Helping Kids Earn Credentials: Digital Badges for Out-of-School Time Learning

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Wide Angle Youth Media

Wide Angle Youth Media

Students in Wide Angle Youth Media's initial badge project had a chance to create the look for the new badges in public speaking, idea visualization and digital storytelling.

This past spring, Laurell Glenn, then a senior at Baltimore’s Digital Harbor High School, faced an audience of college students, faculty and community members at Loyola University Baltimore. She was the sole high school student on a panel discussing school suspension — the culmination of work in an after-school program where she gained many skills, including public speaking.

Her presentation also netted her a digital badge in public speaking from Wide Angle Youth Media, a nonprofit program that provides media education to Baltimore youth.

“I was a very shy person. I wasn’t comfortable in voicing my opinions and speaking out. [At Wide Angle Youth Media] they encouraged me to do that.”

The digital badge also motivated her, Glenn said.

Digital badges are credentials posted online that recognize the acquisition of skills and knowledge. A number of out-of-school time programs are excited about them as a way to widen opportunities for low-income kids as well as to create new pathways for all kids. For example, last year the Afterschool Alliance, with a grant from the MacArthur Foundation, supported digital badge pilot projects in Maryland, Michigan, Ohio, Oregon and Rhode Island.

Show what you know

The idea of badges is not new: Girl Scouts and Boy Scouts have offered them for years. Digital badges, however, are posted online by a third party for viewing by potential employers, college admissions officers and others. Third-party badge issuing platforms include Mozilla Open Badges, Credly and Badgr.

“I uploaded it to my LinkedIn account,” Glenn said, where her badge is accompanied by pictures of the Loyola event and the criteria for earning the badge. Wide Angle Youth Media used badge issuer Credly, which connects with LinkedIn, and kids who worked to earn badges learned how to create a LinkedIn account as part of the process.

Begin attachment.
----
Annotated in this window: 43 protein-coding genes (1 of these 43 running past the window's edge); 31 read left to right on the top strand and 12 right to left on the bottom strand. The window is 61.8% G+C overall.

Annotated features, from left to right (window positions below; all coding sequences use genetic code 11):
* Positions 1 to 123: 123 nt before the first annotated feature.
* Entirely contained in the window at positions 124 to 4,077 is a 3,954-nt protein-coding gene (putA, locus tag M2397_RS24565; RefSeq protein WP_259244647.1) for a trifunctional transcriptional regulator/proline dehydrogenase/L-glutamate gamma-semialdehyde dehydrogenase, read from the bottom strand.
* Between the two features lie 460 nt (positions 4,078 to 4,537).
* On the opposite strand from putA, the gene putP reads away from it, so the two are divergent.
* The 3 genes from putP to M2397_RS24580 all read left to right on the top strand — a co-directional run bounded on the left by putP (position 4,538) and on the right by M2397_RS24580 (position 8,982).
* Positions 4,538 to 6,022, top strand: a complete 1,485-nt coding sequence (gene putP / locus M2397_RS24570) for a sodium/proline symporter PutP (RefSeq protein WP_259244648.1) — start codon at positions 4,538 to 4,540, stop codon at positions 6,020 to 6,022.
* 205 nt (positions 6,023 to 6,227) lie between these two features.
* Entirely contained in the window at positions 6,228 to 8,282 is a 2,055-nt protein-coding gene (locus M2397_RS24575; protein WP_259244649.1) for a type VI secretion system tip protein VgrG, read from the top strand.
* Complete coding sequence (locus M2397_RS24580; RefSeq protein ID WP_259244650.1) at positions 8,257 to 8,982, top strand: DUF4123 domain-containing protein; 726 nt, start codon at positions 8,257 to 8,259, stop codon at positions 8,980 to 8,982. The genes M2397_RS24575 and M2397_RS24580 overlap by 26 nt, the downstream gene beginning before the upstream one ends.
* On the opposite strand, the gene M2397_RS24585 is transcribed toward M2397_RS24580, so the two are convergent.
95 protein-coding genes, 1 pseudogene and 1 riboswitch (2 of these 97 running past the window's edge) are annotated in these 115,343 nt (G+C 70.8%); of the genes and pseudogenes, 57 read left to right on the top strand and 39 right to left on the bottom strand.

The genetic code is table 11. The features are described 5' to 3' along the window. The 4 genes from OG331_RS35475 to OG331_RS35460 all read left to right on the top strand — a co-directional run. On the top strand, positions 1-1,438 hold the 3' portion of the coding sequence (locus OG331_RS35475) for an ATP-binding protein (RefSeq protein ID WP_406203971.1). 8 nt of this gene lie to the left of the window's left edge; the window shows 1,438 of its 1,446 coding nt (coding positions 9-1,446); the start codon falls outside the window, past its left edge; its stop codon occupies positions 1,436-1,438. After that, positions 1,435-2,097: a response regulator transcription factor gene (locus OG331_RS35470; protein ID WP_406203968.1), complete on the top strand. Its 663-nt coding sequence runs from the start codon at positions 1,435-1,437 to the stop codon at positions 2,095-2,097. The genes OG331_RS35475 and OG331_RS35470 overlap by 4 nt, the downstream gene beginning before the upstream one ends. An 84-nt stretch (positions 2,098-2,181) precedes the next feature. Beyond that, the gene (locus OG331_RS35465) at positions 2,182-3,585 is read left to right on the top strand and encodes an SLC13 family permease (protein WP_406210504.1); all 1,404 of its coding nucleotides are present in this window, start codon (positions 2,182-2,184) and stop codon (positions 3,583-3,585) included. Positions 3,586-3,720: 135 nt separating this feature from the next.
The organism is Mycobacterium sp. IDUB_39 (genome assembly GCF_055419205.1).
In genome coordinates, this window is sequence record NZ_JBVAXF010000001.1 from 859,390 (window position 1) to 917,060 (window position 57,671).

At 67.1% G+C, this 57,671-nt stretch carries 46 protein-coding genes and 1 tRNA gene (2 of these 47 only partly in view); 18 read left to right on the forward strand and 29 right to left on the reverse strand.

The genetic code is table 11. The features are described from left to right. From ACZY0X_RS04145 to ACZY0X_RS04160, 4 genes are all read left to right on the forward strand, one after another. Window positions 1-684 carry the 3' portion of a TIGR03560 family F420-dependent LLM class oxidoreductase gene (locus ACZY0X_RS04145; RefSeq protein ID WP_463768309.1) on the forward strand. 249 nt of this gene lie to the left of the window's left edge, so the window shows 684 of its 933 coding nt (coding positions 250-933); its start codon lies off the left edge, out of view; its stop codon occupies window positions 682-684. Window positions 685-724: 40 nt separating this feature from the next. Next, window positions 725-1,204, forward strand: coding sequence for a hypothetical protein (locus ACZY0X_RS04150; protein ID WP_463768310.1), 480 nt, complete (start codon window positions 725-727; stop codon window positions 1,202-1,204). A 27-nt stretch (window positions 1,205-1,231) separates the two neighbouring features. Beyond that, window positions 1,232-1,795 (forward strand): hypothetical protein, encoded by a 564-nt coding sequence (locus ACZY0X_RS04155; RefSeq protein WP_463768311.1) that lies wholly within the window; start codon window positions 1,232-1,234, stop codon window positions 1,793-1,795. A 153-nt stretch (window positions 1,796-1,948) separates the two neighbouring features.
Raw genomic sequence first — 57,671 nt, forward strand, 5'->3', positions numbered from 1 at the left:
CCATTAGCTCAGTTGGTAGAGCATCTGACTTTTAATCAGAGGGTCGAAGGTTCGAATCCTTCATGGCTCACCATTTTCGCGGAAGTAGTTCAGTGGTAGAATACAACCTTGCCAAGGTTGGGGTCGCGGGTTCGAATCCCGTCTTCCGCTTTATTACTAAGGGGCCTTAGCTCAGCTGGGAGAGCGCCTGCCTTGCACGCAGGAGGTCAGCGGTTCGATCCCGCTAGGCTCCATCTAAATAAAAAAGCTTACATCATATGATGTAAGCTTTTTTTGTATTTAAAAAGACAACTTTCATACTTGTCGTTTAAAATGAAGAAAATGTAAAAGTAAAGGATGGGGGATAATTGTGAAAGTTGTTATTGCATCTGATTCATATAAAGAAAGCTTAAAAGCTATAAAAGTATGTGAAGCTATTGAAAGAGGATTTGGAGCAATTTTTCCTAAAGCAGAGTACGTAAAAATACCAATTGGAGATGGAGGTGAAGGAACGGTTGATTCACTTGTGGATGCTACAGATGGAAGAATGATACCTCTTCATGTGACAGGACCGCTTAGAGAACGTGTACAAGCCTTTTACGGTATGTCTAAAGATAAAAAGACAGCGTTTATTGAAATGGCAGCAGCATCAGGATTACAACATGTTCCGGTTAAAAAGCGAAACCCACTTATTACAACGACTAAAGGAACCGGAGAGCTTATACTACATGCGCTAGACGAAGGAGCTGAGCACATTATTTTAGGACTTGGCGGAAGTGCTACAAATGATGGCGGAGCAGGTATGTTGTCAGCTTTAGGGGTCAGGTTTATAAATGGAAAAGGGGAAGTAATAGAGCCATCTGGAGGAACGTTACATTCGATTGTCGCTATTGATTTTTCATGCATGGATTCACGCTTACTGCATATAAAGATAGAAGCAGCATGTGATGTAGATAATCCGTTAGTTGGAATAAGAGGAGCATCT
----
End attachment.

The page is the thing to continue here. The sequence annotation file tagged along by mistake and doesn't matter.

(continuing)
Sheila Wells, development and communications director of Wide Angle Youth Media, said young people are learning many things, but their skills don’t always show up on report cards and college applications — particularly things they learn in out-of-school time and in the arts. Badges convey the development of “soft skills” more than a resume can, she said.

“It would be really cool when you click on the badge to be able to see the portfolio of work the student has made,” said Wells.

She’d love to see badges used in the college admission process. “It would be a game-changer.”

In order for badges to work, “we’re going to need to see buy-in from employers and higher education,” she said.

Recognition for OST learning

Wide Angle Youth Media’s badge project began a year ago in its Attendance and Design Team, a group of 12 high school-aged students who meet four to six hours per week and design six marketing campaigns to improve school attendance rates. They gain advanced graphic design skills and media training while also developing public speaking, leadership and marketing skills. The goal is to help them develop both technical and soft skills, Wells said.

Badges were offered in three categories: public speaking, digital storytelling and idea visualization. The staff at Wide Angle Youth Media worked with the Baltimore school district to set the criteria for earning badges, aligning the criteria with Common Core Standards and National Media Arts Standards. Students who were working to gain badges, as well as Wide Angle Youth Media staff, judged whether each participant met the criteria to earn the badge.